BETHANY - The executive director of the Regional Economic Development Partnership said revenue-hungry border communities eventually may have to get creative to capture investment opportunities associated with the oil and gas industry.
Speaking at a roundtable discussion of the industry's impact on the region's business and economic development potential, RED's Don Rigby said it's hard to find developable properties in the tri-state area big enough to house projects of the magnitude of Shell Oil's planned multibillion-dollar ethane cracker. Shell's preferred site is minutes from the Northern Panhandle on an already developed 300-acre property in Monaca, Pa., with both river and rail access.
Hancock County had been in the running for the project, but fell short when the project's footprint grew beyond the original 250 acres Shell had asked for, encroaching on Mountaineer Casino, Racetrack and Resort's property.
Going forward, Rigby said development efforts at some point very likely will have to cross county and state lines if they are to be able to put together deals big enough to entice costly projects like Shell's cracker.
"I think we're going to have to look at ways of sharing taxes, ways of sharing property across state lines," Rigby said. "We're going to have to find ways to creatively make land."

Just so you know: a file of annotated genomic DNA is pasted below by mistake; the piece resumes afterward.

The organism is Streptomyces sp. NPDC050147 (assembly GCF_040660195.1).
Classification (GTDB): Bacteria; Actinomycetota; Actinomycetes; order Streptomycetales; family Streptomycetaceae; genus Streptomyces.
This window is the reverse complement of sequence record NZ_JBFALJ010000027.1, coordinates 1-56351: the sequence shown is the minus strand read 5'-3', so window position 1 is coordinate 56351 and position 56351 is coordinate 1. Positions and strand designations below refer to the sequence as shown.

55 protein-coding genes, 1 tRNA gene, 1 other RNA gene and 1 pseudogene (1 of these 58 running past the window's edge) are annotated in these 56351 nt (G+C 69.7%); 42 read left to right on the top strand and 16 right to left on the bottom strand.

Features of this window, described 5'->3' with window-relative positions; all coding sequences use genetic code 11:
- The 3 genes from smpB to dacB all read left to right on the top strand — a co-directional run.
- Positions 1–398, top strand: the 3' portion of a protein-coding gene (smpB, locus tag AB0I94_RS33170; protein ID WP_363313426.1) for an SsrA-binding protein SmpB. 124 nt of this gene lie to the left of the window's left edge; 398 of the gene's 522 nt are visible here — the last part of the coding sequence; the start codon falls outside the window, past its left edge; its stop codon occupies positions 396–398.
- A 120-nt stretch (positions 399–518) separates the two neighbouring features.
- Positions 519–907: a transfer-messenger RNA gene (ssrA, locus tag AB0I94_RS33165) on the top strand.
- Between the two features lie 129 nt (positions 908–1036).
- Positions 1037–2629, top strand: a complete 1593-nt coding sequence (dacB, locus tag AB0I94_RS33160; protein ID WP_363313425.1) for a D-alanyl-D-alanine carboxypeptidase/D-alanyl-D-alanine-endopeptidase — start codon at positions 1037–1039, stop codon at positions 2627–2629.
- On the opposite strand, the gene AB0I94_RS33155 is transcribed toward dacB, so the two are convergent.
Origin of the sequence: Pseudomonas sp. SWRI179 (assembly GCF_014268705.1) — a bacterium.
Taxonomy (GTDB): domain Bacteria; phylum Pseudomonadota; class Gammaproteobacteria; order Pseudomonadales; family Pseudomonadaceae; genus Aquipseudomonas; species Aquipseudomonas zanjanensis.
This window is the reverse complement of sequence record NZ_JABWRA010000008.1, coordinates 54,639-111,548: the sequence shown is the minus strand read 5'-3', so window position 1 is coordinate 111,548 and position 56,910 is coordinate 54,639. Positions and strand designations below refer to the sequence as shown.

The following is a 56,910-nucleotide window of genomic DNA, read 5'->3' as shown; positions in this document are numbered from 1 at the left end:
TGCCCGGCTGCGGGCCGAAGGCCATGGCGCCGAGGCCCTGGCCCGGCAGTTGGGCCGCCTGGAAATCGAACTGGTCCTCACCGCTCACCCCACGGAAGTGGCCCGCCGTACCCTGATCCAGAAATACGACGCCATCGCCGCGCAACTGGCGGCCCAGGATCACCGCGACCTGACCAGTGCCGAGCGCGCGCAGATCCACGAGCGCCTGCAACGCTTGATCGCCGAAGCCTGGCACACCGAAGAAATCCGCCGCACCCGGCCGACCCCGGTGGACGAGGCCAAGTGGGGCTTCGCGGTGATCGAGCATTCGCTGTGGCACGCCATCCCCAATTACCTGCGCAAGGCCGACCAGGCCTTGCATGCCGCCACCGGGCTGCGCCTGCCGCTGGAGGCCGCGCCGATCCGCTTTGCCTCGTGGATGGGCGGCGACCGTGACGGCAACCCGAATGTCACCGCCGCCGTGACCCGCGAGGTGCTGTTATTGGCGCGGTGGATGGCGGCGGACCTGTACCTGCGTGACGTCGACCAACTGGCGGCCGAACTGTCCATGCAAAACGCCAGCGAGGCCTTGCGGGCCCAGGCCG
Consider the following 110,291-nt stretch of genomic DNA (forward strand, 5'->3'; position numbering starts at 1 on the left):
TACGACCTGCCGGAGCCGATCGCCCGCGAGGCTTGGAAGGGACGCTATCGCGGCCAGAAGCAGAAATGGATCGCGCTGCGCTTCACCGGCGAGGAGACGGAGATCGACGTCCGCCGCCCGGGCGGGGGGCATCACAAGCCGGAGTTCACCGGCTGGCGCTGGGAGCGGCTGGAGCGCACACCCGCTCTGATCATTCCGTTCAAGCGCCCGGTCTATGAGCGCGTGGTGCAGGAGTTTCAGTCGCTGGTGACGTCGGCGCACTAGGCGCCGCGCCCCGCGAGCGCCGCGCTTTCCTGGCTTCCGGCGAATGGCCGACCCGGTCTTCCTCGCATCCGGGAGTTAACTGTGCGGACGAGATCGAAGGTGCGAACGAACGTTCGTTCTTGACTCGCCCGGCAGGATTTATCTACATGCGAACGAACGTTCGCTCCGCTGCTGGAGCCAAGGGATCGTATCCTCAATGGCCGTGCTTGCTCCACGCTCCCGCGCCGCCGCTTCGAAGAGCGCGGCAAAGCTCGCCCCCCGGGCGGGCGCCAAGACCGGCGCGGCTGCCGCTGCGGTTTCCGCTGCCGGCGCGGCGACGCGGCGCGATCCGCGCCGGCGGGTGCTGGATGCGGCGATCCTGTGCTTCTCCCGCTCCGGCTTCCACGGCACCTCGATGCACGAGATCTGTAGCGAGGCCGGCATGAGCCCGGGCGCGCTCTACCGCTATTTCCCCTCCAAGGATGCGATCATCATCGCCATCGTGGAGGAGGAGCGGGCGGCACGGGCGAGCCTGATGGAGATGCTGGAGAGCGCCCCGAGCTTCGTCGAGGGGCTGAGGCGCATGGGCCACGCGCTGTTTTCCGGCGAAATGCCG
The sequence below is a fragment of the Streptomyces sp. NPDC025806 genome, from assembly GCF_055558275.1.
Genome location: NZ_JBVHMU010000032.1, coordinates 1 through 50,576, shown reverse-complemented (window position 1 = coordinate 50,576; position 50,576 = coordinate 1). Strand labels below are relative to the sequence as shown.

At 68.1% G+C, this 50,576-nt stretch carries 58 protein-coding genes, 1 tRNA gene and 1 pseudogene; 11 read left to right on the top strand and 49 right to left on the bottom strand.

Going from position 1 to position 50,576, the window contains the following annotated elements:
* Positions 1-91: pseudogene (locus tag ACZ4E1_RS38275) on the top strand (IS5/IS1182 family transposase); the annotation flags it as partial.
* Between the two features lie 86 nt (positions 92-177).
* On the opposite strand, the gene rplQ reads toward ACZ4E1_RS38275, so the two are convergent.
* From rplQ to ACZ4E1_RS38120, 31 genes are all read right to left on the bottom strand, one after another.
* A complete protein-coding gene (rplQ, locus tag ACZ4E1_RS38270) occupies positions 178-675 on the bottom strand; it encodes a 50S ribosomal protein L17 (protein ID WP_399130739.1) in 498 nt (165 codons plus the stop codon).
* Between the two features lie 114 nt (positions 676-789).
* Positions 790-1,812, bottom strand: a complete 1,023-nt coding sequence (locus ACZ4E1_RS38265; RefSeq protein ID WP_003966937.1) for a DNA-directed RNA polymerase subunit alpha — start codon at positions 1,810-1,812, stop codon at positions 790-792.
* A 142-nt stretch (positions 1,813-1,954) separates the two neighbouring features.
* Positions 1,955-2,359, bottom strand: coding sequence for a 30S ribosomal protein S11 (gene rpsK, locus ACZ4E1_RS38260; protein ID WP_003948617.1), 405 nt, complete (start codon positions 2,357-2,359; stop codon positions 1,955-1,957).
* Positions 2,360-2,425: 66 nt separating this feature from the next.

But while the Northern Panhandle couldn't land Shell's cracker, Rigby said it's seeing plenty of other gas-related development, including cryogenic plants where the natural gas is cooled to sub-zero temperatures to condense the natural gas liquids and fractionation plants that finish processing the liquid hydrocarbon into high purity propane, butane and natural gasoline.
Rigby was one of six panelists taking part in the discussion.
Also on hand were Mindy Walls, senior director of corporate development for Chesapeake Energy; Michael Koon, vice president of Workforce Development and West Virginia Northern Community College; Joe Eddy, chairman of the West Virginia Manufacturer's Association and Eagle Manufacturing's president and CEO; Pat Ford, director of the Business Development Corp. of the Northern Panhandle; and Ken Zapinski Sr., vice president of Energy & Infrastructure, Allegheny Conference on Community Development.
Wall said a regional perspective is key.
"It's very important to look at the regional nature of the opportunity," she said, pointing out that Monaca "isn't that far away and the Utica shale isn't that far away."
Chesapeake's presence in the Northern Panhandle is hard to overlook: Walls said the company paid almost $46 million in taxes in West Virginia last year, along with nearly $5.7 million in sales and severance tax payments to Marshall County last year as well. They've also paid more than $206 million in bonuses since they began operating in Hancock, Brooke, Ohio and Marshall counties, she said, and in 2011 paid out almost $12 million in royalties in Marshall County alone.
The discussion, organized by the Brooke County Economic Development Authority, was held in Bethany College's Mountainside/Gresham Leadership Center. Co-sponsoring the event were Main Street Bank, the town of Bethany, the city of Weirton and the BDC.